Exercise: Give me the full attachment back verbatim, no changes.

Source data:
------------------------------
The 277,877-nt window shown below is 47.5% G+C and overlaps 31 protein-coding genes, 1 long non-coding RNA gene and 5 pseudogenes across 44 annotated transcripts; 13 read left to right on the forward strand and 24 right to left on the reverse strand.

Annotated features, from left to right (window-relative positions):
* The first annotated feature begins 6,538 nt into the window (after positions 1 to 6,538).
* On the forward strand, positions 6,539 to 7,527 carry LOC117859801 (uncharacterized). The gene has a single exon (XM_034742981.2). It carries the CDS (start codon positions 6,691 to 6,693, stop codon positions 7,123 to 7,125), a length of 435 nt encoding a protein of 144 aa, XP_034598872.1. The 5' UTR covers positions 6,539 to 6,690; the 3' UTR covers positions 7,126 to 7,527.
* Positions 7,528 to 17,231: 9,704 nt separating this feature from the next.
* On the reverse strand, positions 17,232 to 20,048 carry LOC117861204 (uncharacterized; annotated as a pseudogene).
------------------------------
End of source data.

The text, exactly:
The 277,877-nt window shown below is 47.5% G+C and overlaps 31 protein-coding genes, 1 long non-coding RNA gene and 5 pseudogenes across 44 annotated transcripts; 13 read left to right on the forward strand and 24 right to left on the reverse strand.

Annotated features, from left to right (window-relative positions):
* The first annotated feature begins 6,538 nt into the window (after positions 1 to 6,538).
* On the forward strand, positions 6,539 to 7,527 carry LOC117859801 (uncharacterized). The gene has a single exon (XM_034742981.2). It carries the CDS (start codon positions 6,691 to 6,693, stop codon positions 7,123 to 7,125), a length of 435 nt encoding a protein of 144 aa, XP_034598872.1. The 5' UTR covers positions 6,539 to 6,690; the 3' UTR covers positions 7,126 to 7,527.
* Positions 7,528 to 17,231: 9,704 nt separating this feature from the next.
* On the reverse strand, positions 17,232 to 20,048 carry LOC117861204 (uncharacterized; annotated as a pseudogene).